# Relativity question - effects between moving and stationary particles?

• xxYOUKNOWMExx
In summary: So far, no theory of quantum gravity has been able to produce a consistent description of the behavior of particles at very small distances. So it's not clear that we'll ever be able to say anything about what happens to particles at very small distances in terms of relativity.
xxYOUKNOWMExx
hey guys,
im not really a physicist (so sorry if this sounds dumb I guess) but I came on here to ask a question i was meditating on while i was out on a walk --

I have a basic understanding of special relativity (like I said I'm not a physicist though and I haven't really taken any classes in it). From what I understand according to the space time continuum when particles travel through space varying on the it detracts from the time axis on the continuum causing said particles to travel at different rates through time detracting from the overall total which is equal to the speed of light. (feel free to correct me if I am wrong I won't be offended) --

my question is - what effect does this have on nearby particles? Do the stationary particles remain unaffected by the moving particles or can the effect be propelled outward by forces such as gravity to create some sort of a space time bubble that affects everything within it?

any thoughts on the subject are greatly appreciated - I hope this doesn't sound to silly :shy:
-Andrew

Hii Andrew

when any moving particle(having enough mass to change the shape of space time curve) travels then it also affect particles(having enough mass to change the shape of space time curve) nearby it.if the particles not having enough mass to change the shape of space time curve then nothing happened.
You can easily understand it by following example-
take a plastic thin sheet and bound its all 4 corner in horizontal plan so that assume it as space time curve.put a heavy ball at its centre.take an another ball heavier than first and through it smoothly on sheet nearby first ball.u will see that first ball get attracted to second ball...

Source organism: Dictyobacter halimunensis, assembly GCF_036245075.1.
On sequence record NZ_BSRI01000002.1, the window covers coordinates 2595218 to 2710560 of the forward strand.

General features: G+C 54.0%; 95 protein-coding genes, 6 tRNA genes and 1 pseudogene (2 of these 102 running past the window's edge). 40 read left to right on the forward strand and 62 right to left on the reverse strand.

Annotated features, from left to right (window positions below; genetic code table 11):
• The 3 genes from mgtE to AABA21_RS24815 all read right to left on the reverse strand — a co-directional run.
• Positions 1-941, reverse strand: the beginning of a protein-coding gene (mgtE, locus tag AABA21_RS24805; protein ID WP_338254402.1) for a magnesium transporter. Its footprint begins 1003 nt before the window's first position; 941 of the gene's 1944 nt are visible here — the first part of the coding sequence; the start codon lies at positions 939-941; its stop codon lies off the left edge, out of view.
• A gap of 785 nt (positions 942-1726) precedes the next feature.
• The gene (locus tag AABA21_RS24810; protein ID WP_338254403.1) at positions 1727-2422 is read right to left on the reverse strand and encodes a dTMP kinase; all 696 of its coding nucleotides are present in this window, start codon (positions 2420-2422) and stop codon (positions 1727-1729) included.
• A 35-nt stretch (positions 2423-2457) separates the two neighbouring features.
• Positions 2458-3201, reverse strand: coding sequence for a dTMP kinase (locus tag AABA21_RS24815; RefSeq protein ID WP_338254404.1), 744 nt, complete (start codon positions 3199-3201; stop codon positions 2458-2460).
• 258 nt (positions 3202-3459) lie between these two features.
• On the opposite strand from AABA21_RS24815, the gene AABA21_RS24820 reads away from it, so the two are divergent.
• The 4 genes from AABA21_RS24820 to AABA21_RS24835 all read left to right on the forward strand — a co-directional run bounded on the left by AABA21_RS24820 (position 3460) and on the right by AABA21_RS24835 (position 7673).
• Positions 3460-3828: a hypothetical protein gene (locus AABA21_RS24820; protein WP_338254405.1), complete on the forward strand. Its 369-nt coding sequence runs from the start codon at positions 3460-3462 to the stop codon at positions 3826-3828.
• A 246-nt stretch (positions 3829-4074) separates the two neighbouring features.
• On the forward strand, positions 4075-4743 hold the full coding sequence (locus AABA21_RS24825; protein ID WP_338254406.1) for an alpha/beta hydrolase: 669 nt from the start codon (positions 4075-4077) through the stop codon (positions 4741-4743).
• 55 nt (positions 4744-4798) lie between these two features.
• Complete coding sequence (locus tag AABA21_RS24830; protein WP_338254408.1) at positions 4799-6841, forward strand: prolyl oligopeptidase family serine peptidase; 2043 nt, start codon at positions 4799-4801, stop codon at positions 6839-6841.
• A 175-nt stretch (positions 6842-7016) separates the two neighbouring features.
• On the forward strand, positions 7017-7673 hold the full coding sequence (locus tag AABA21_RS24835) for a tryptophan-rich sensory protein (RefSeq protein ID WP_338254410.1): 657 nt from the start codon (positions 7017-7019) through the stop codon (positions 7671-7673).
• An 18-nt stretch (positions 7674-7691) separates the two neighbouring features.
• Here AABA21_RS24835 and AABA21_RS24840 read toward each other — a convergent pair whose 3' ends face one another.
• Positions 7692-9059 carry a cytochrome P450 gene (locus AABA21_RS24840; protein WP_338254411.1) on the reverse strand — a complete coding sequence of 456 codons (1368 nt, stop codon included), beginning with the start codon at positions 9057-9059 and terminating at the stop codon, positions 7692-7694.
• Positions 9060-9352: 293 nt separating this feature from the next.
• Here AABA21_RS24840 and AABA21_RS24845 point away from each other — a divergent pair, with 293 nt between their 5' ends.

Moderator's note: thread moved to Special & General Relativity from General Physics.

xxYOUKNOWMExx said:
From what I understand according to the space time continuum when particles travel through space varying on the it detracts from the time axis on the continuum causing said particles to travel at different rates through time detracting from the overall total which is equal to the speed of light.

This is one way of looking at it, but it's not the best one, IMO. Some things to keep in mind: motion is relative, so a particle that is moving through space according to one observer could be at rest, not moving at all, according to another observer. "Traveling at different rates through time" is also relative. So you have to be careful drawing inferences from statements like the ones you've made; they're not wrong, but they don't necessarily lead to good further inferences.

xxYOUKNOWMExx said:
my question is - what effect does this have on nearby particles?

Relativity by itself can't answer this; you have to know what kind of particles you're dealing with, and you need a theory of how those particles interact. Any such theory has to be consistent with relativity, but it's still an additional theory.

Hi Andrew,

First of all, it's great that you are curious about relativity and are seeking to understand it better. Your question is not silly at all, and it's actually a very interesting one.

To answer your question, the effects of relativity between moving and stationary particles are quite complex and can vary depending on the specific situation. In general, the idea of time dilation and length contraction in special relativity means that the time and space measurements of moving particles will appear different to an observer compared to those of stationary particles.